woensdag 27 januari 2010

Out of place

It may have its charm sometimes, to be completely out of place. To use words and phrases which for the listener feel like not appropriate to the activity or the conversation that is going on. And not because you do not understand what that activity or conversation is about, but because you very consciously want to say different words and phrases. Levinas did so in his expositions with other philosophers, because he wanted to introduce new language into philosophy.

I myself try to do so in the workshop Thinking for someone else. One of the observations of that workshop is that the language spoken in organizations often ignores fundamental experiences of employees. In line with that observation I talk about the ‘violence’ that organizers thus do to their employees. And about the ‘injury’ being done that way and about the ‘sorrow’ of people who suffer from it.

Sometimes I note that for some participants of the workshop all this is too much. Come on man! We are talking about organizations and about labour relations to which reasonable people have committed themselves completely voluntarily! That requires another vocabulary, namely of professionalism, reasonableness, maturity. And if we really want to do something ethical or moral in organizations, we can do so through moral codes and procedures.

A problem is that the latter do not seem to have much effect. Procedures do not generate inspiration, however widespread the indignation is about bonus hunters and dirty tricks. “That should not be allowed” people say, and then take resort to procedural language, to standards of decency and legislation. They keep themselves out.

In earlier days there used to be a richer language to talk with each other about such things, says ethicist Theo Boer. For within the denominationally compartimentalized groups of those days there was a certain consensus about the good life. This offered a kind of shelter, and because of that words could be used that are adequate to morality. After the collapse of the compartimentalized society just a kind of hull morality is left, an almost technocratic minimum for all, in which even words like respect and tolerance may soon become empty slogans or sometimes commands.

I understand what Boer means: morality should be talked about, one should have the opportunity to come up with stories, and one should be able to collide with one another. But I don’t share his nostalgia for the past, because within the one time denominations a lot of stories appeared to be not welcome indeed, such as those of gays or divorced people. The minimum hull moral may still feel for many of them as a liberation.

What remains to be considered is that within the denominationally compartimentalized system words were used which, according to philosopher Edith Brugmans, you can not do without if you want to talk about morality: “Moral words like pain and sacrifice I do not often hear anymore”. In this domain there is in her view a big vocabular deficiency, because one does not manage with just procedural language.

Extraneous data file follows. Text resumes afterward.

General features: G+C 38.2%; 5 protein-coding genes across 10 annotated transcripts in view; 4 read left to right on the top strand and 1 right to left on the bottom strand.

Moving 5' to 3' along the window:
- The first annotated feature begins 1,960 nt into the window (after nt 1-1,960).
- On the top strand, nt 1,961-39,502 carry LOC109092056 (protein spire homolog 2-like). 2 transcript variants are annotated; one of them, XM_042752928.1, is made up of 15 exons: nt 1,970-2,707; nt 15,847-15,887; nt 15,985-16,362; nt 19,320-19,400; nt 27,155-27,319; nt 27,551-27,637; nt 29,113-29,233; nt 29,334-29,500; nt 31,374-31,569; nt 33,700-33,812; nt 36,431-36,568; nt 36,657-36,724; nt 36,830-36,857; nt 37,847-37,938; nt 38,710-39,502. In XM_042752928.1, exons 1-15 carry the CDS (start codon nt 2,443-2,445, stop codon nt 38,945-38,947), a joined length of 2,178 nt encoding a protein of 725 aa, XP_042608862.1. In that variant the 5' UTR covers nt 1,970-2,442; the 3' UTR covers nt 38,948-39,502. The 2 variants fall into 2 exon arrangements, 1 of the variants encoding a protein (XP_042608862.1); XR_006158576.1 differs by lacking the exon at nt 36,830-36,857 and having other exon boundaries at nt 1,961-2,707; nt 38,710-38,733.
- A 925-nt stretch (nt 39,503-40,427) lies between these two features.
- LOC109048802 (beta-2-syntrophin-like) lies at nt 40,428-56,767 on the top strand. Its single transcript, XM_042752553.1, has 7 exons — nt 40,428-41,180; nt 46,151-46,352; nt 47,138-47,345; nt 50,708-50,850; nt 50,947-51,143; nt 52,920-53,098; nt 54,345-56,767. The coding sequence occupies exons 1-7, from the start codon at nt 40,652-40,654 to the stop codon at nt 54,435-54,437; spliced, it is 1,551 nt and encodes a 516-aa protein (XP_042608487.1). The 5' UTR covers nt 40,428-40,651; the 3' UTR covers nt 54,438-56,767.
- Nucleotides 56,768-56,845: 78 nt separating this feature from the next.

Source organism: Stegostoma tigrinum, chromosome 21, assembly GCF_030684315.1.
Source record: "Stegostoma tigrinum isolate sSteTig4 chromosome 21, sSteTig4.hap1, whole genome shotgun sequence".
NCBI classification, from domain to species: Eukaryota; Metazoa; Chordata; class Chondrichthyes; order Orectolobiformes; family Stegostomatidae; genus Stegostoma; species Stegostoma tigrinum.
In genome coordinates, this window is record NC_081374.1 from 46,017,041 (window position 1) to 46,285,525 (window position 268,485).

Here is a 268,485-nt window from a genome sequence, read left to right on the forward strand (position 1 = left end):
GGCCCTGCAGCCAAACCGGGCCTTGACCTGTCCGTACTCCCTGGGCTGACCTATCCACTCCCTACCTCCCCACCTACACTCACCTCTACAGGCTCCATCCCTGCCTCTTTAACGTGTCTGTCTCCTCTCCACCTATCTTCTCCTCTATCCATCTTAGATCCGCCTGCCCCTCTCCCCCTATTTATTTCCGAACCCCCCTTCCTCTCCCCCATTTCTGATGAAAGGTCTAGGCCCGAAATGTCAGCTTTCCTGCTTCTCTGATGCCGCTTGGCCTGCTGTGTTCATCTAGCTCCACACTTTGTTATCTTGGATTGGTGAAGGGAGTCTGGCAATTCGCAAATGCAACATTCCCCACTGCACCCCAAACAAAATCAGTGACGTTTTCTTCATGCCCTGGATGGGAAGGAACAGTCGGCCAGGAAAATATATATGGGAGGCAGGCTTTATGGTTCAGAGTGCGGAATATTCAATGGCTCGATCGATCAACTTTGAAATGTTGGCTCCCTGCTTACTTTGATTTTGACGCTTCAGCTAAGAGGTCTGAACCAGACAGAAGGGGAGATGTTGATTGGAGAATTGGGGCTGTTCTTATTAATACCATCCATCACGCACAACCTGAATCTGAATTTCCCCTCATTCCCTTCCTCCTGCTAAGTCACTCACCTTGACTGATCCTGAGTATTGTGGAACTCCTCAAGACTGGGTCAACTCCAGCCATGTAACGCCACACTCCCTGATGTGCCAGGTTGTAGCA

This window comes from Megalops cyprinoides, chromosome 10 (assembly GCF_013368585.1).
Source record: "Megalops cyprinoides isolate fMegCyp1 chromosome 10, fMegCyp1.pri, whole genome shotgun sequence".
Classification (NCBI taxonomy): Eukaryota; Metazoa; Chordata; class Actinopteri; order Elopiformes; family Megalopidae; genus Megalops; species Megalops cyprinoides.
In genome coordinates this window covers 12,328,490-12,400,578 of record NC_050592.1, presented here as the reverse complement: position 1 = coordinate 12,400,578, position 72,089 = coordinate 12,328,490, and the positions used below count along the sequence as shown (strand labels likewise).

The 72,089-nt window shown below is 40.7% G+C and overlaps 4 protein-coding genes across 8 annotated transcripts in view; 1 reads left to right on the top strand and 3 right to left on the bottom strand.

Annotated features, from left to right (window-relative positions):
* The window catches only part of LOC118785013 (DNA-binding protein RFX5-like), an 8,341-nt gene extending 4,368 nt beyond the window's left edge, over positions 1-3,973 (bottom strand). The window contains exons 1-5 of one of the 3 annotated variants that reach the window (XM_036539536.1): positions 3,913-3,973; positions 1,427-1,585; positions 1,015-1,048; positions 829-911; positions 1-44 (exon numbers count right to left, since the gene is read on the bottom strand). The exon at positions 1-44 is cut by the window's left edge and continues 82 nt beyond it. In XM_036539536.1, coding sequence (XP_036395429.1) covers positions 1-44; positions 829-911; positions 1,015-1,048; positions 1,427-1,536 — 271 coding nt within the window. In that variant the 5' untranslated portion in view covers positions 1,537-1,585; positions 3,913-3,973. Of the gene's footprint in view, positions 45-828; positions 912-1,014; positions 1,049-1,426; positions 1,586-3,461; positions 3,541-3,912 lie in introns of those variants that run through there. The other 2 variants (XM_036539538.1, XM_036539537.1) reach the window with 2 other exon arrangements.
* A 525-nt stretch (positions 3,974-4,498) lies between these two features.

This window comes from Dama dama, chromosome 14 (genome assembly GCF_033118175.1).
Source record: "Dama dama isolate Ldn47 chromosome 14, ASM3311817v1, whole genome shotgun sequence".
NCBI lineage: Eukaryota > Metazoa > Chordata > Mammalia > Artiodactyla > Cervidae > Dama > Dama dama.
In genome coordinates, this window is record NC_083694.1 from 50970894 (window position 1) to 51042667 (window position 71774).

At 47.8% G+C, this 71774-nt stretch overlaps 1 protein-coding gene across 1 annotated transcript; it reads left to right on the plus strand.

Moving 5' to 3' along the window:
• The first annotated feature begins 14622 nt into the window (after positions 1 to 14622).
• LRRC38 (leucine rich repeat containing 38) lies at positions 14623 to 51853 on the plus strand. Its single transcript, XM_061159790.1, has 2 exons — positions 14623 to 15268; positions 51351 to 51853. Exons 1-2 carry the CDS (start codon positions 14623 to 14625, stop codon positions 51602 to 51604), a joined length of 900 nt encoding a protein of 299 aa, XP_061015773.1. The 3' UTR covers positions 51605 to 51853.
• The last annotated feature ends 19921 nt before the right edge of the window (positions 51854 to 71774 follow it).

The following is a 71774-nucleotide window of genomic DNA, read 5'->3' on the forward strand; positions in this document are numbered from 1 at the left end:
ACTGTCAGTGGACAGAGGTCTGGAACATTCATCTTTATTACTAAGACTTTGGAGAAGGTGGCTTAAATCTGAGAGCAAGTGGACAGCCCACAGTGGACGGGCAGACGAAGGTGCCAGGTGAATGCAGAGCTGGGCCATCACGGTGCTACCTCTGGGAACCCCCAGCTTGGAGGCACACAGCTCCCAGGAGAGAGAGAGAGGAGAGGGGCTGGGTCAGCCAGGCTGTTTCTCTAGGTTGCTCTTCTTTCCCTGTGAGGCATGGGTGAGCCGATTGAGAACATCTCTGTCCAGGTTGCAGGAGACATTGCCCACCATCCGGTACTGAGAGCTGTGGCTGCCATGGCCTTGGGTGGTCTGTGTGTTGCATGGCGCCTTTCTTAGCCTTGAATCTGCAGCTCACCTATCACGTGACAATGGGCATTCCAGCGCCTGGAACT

Hence the idiosyncratic language of my workshops. I think there is no other option for us than to learn to use words like ‘violence', 'pain', 'sorrow', 'injury' in simple, everyday situations. So even within organizations, because they are full of violence, pain, sorrow and injuries.

Also see Levinas and Spinoza

vrijdag 15 januari 2010

Overhasty Enlightenment

British prosecutors last month issued an arrest warrant against the former Israeli Foreign Minister Tzipi Livni. In previous years Spanish magistrates ordered the arrest of, among others, Chilean and Israeli (former) politicians. But the Spanish Parliament in June announced to remove the principle of universal jurisdiction from its legal system. The Spanish act decides that the transnational jurisdiction will apply only in cases where Spaniards are involved.

Transnational or universal jurisdiction means that within a particularist, national legal system all crimes against humanity can be addressed. Even if the crime took place outside that country, or if the defendants are citizens of other countries.

Universal jurisdiction is one of the possibilities of justice in among other countries England, Belgium and Spain, but as stated, the latter country wants to get rid of it now. As reasons for abolishing it are mentioned mainly practical matters, and in particular the effect that you can get political problems with more or less befriended countries. For example, in its relationship with Israel, the Spanish government felt hindered by it.

But are there only objections of a pragmatic nature to argue against universal jurisdiction? That thought suggests that in the Spanish decision a laudable principle is defeated under the pressure of common political and practical reasons. For that the idea behind universal jurisdiction is praiseworthy indeed is undeniable. Universal jurisdiction is designed to protect the weak and vulnerable of this world by ensuring that war criminals can be tried. Even if they live in countries with a poorly developed legal system. It remains a fine principle.